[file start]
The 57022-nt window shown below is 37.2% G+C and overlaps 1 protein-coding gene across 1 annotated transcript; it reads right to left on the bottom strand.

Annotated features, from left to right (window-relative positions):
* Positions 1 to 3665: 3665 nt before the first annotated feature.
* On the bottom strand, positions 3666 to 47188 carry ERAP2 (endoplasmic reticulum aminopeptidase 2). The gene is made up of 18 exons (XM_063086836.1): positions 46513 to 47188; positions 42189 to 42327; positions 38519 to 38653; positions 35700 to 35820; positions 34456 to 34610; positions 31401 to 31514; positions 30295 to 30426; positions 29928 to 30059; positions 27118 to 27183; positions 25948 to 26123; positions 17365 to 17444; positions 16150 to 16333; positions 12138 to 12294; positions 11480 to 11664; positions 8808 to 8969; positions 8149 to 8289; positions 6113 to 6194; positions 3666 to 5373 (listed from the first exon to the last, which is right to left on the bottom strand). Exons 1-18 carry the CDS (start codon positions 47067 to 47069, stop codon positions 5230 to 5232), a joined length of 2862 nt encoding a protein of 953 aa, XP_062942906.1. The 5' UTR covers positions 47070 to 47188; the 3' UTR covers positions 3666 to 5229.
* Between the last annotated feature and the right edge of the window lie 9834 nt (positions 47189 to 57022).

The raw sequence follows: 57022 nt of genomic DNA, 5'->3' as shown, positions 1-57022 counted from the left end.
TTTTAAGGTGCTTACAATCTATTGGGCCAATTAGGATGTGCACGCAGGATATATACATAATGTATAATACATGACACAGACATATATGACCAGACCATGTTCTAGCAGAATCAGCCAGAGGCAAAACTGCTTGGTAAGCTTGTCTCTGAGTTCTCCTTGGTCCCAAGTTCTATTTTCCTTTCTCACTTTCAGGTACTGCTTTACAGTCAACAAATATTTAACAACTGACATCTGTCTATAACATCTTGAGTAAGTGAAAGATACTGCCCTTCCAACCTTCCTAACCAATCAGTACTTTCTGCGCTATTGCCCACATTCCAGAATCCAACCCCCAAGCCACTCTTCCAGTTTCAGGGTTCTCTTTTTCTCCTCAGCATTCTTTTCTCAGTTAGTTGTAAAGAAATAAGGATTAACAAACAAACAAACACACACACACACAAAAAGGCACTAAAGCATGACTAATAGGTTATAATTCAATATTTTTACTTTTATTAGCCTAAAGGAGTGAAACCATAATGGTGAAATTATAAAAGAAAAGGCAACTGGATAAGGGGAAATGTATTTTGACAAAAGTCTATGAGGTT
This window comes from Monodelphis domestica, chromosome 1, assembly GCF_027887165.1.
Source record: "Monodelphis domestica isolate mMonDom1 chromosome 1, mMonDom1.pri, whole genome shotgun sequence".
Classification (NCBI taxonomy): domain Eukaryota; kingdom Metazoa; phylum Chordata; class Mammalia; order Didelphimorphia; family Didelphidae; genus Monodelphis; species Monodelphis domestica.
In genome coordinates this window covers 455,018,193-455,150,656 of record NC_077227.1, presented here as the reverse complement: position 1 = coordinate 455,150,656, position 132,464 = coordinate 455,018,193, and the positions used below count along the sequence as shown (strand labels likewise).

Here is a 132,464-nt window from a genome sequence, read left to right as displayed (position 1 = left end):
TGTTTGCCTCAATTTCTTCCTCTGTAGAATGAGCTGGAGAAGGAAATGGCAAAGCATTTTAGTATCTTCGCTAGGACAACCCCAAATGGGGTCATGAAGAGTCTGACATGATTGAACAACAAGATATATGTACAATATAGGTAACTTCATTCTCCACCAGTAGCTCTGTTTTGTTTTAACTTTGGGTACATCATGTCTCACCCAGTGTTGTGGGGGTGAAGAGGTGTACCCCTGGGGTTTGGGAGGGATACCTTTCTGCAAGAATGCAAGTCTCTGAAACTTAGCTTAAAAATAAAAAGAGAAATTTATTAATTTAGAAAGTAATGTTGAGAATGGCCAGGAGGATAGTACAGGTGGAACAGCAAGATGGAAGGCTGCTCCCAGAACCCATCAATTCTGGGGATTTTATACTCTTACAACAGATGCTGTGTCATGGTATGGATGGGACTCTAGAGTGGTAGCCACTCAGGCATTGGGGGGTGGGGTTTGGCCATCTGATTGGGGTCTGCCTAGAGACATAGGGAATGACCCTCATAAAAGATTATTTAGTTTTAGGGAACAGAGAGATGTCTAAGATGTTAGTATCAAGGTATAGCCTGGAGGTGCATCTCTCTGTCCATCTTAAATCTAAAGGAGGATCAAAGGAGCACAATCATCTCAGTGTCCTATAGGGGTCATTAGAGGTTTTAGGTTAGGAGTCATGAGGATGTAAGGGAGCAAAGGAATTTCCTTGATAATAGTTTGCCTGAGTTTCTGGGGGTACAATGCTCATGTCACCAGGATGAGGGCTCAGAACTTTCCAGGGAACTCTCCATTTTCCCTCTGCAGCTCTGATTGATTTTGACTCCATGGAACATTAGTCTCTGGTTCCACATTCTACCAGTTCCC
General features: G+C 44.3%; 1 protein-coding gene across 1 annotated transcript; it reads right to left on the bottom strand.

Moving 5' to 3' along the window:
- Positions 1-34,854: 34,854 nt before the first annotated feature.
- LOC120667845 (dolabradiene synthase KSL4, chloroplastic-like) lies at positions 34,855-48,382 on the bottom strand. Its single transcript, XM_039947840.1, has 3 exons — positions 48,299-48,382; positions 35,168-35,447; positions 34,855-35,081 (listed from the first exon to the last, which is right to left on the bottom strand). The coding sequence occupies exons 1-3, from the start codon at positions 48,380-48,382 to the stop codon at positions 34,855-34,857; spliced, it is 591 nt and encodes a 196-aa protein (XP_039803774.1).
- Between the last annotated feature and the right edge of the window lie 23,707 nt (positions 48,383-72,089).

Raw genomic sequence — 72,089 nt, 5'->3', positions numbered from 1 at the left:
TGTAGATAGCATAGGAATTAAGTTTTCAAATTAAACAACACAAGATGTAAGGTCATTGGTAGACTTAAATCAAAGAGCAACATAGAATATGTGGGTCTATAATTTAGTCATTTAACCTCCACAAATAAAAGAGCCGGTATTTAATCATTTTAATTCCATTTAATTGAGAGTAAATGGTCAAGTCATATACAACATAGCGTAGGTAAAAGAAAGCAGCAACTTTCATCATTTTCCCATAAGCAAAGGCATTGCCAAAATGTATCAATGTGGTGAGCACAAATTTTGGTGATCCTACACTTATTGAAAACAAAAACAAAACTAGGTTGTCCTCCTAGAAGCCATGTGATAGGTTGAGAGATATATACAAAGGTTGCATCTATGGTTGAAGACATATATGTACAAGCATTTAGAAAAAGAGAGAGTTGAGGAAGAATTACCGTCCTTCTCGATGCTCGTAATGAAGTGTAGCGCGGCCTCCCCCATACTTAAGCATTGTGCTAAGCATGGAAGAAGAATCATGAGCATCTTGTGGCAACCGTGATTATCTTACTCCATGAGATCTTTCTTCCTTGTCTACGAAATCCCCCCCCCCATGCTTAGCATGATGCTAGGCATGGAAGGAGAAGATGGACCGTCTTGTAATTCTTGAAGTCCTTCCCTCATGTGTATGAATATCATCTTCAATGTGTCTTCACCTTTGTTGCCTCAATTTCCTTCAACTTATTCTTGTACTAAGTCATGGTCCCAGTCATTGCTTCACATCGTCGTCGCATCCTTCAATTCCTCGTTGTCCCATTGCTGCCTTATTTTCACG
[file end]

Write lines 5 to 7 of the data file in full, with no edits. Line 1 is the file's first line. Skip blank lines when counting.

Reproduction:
* Between the last annotated feature and the right edge of the window lie 9834 nt (positions 47189 to 57022).

The raw sequence follows: 57022 nt of genomic DNA, 5'->3' as shown, positions 1-57022 counted from the left end.
TTTTAAGGTGCTTACAATCTATTGGGCCAATTAGGATGTGCACGCAGGATATATACATAATGTATAATACATGACACAGACATATATGACCAGACCATGTTCTAGCAGAATCAGCCAGAGGCAAAACTGCTTGGTAAGCTTGTCTCTGAGTTCTCCTTGGTCCCAAGTTCTATTTTCCTTTCTCACTTTCAGGTACTGCTTTACAGTCAACAAATATTTAACAACTGACATCTGTCTATAACATCTTGAGTAAGTGAAAGATACTGCCCTTCCAACCTTCCTAACCAATCAGTACTTTCTGCGCTATTGCCCACATTCCAGAATCCAACCCCCAAGCCACTCTTCCAGTTTCAGGGTTCTCTTTTTCTCCTCAGCATTCTTTTCTCAGTTAGTTGTAAAGAAATAAGGATTAACAAACAAACAAACACACACACACACAAAAAGGCACTAAAGCATGACTAATAGGTTATAATTCAATATTTTTACTTTTATTAGCCTAAAGGAGTGAAACCATAATGGTGAAATTATAAAAGAAAAGGCAACTGGATAAGGGGAAATGTATTTTGACAAAAGTCTATGAGGTT